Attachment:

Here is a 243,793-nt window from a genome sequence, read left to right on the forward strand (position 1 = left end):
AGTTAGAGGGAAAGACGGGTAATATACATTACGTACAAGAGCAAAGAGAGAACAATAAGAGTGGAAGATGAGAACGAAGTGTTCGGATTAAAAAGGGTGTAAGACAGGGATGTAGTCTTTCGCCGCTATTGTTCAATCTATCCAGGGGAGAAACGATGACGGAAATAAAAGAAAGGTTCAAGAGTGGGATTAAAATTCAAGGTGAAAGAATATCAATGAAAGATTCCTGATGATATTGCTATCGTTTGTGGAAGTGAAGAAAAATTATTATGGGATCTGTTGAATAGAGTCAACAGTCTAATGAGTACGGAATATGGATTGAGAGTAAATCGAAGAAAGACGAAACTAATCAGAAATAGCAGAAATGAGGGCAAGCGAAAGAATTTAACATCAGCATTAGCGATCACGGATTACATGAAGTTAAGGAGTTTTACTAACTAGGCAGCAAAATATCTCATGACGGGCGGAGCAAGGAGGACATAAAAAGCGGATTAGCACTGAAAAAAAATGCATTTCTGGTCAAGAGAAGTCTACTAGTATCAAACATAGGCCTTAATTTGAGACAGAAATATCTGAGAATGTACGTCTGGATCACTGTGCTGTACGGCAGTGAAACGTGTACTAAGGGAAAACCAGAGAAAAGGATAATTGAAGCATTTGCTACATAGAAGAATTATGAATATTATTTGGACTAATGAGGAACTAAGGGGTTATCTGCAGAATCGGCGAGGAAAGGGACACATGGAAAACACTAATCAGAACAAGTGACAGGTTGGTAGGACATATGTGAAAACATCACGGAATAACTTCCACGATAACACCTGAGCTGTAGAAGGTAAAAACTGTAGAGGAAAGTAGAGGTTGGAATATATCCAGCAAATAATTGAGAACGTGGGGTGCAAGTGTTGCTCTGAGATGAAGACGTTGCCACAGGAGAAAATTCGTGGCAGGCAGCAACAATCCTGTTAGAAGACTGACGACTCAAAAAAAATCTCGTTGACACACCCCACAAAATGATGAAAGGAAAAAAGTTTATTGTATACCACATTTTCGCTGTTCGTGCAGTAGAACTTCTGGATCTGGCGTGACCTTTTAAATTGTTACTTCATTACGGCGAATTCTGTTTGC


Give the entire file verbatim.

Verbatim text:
Here is a 243,793-nt window from a genome sequence, read left to right on the forward strand (position 1 = left end):
AGTTAGAGGGAAAGACGGGTAATATACATTACGTACAAGAGCAAAGAGAGAACAATAAGAGTGGAAGATGAGAACGAAGTGTTCGGATTAAAAAGGGTGTAAGACAGGGATGTAGTCTTTCGCCGCTATTGTTCAATCTATCCAGGGGAGAAACGATGACGGAAATAAAAGAAAGGTTCAAGAGTGGGATTAAAATTCAAGGTGAAAGAATATCAATGAAAGATTCCTGATGATATTGCTATCGTTTGTGGAAGTGAAGAAAAATTATTATGGGATCTGTTGAATAGAGTCAACAGTCTAATGAGTACGGAATATGGATTGAGAGTAAATCGAAGAAAGACGAAACTAATCAGAAATAGCAGAAATGAGGGCAAGCGAAAGAATTTAACATCAGCATTAGCGATCACGGATTACATGAAGTTAAGGAGTTTTACTAACTAGGCAGCAAAATATCTCATGACGGGCGGAGCAAGGAGGACATAAAAAGCGGATTAGCACTGAAAAAAAATGCATTTCTGGTCAAGAGAAGTCTACTAGTATCAAACATAGGCCTTAATTTGAGACAGAAATATCTGAGAATGTACGTCTGGATCACTGTGCTGTACGGCAGTGAAACGTGTACTAAGGGAAAACCAGAGAAAAGGATAATTGAAGCATTTGCTACATAGAAGAATTATGAATATTATTTGGACTAATGAGGAACTAAGGGGTTATCTGCAGAATCGGCGAGGAAAGGGACACATGGAAAACACTAATCAGAACAAGTGACAGGTTGGTAGGACATATGTGAAAACATCACGGAATAACTTCCACGATAACACCTGAGCTGTAGAAGGTAAAAACTGTAGAGGAAAGTAGAGGTTGGAATATATCCAGCAAATAATTGAGAACGTGGGGTGCAAGTGTTGCTCTGAGATGAAGACGTTGCCACAGGAGAAAATTCGTGGCAGGCAGCAACAATCCTGTTAGAAGACTGACGACTCAAAAAAAATCTCGTTGACACACCCCACAAAATGATGAAAGGAAAAAAGTTTATTGTATACCACATTTTCGCTGTTCGTGCAGTAGAACTTCTGGATCTGGCGTGACCTTTTAAATTGTTACTTCATTACGGCGAATTCTGTTTGC